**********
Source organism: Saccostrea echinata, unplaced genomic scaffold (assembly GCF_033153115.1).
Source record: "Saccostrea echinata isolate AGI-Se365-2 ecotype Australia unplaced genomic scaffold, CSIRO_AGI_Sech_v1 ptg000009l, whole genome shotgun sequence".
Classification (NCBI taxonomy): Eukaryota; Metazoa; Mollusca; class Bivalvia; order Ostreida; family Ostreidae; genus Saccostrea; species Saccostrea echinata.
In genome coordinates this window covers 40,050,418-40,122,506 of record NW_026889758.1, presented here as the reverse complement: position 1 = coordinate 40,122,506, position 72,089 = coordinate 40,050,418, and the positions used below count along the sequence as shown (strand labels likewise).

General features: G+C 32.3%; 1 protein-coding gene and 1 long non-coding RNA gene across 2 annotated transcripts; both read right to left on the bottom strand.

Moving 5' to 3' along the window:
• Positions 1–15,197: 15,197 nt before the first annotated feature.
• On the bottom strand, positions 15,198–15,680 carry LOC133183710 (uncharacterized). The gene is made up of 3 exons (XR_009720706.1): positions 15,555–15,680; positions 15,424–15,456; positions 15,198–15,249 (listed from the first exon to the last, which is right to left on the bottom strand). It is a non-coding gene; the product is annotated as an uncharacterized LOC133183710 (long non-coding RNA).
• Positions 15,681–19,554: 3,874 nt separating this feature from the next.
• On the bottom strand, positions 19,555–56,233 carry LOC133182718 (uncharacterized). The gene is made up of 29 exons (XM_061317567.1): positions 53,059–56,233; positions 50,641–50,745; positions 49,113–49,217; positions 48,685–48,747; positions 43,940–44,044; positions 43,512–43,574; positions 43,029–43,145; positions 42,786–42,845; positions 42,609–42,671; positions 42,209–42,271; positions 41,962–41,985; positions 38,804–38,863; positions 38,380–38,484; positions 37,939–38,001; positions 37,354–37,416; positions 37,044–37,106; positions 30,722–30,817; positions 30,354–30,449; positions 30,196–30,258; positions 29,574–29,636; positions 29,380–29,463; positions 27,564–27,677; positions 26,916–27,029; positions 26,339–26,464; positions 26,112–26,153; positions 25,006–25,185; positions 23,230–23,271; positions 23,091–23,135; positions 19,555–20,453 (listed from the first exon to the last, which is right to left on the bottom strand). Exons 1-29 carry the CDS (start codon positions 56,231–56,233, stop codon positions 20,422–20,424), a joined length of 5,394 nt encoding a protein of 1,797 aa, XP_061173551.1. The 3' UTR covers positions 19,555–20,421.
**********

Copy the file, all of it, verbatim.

Source organism: Saccostrea echinata, unplaced genomic scaffold (assembly GCF_033153115.1).
Source record: "Saccostrea echinata isolate AGI-Se365-2 ecotype Australia unplaced genomic scaffold, CSIRO_AGI_Sech_v1 ptg000009l, whole genome shotgun sequence".
Classification (NCBI taxonomy): Eukaryota; Metazoa; Mollusca; class Bivalvia; order Ostreida; family Ostreidae; genus Saccostrea; species Saccostrea echinata.
In genome coordinates this window covers 40,050,418-40,122,506 of record NW_026889758.1, presented here as the reverse complement: position 1 = coordinate 40,122,506, position 72,089 = coordinate 40,050,418, and the positions used below count along the sequence as shown (strand labels likewise).

General features: G+C 32.3%; 1 protein-coding gene and 1 long non-coding RNA gene across 2 annotated transcripts; both read right to left on the bottom strand.

Moving 5' to 3' along the window:
• Positions 1–15,197: 15,197 nt before the first annotated feature.
• On the bottom strand, positions 15,198–15,680 carry LOC133183710 (uncharacterized). The gene is made up of 3 exons (XR_009720706.1): positions 15,555–15,680; positions 15,424–15,456; positions 15,198–15,249 (listed from the first exon to the last, which is right to left on the bottom strand). It is a non-coding gene; the product is annotated as an uncharacterized LOC133183710 (long non-coding RNA).
• Positions 15,681–19,554: 3,874 nt separating this feature from the next.
• On the bottom strand, positions 19,555–56,233 carry LOC133182718 (uncharacterized). The gene is made up of 29 exons (XM_061317567.1): positions 53,059–56,233; positions 50,641–50,745; positions 49,113–49,217; positions 48,685–48,747; positions 43,940–44,044; positions 43,512–43,574; positions 43,029–43,145; positions 42,786–42,845; positions 42,609–42,671; positions 42,209–42,271; positions 41,962–41,985; positions 38,804–38,863; positions 38,380–38,484; positions 37,939–38,001; positions 37,354–37,416; positions 37,044–37,106; positions 30,722–30,817; positions 30,354–30,449; positions 30,196–30,258; positions 29,574–29,636; positions 29,380–29,463; positions 27,564–27,677; positions 26,916–27,029; positions 26,339–26,464; positions 26,112–26,153; positions 25,006–25,185; positions 23,230–23,271; positions 23,091–23,135; positions 19,555–20,453 (listed from the first exon to the last, which is right to left on the bottom strand). Exons 1-29 carry the CDS (start codon positions 56,231–56,233, stop codon positions 20,422–20,424), a joined length of 5,394 nt encoding a protein of 1,797 aa, XP_061173551.1. The 3' UTR covers positions 19,555–20,421.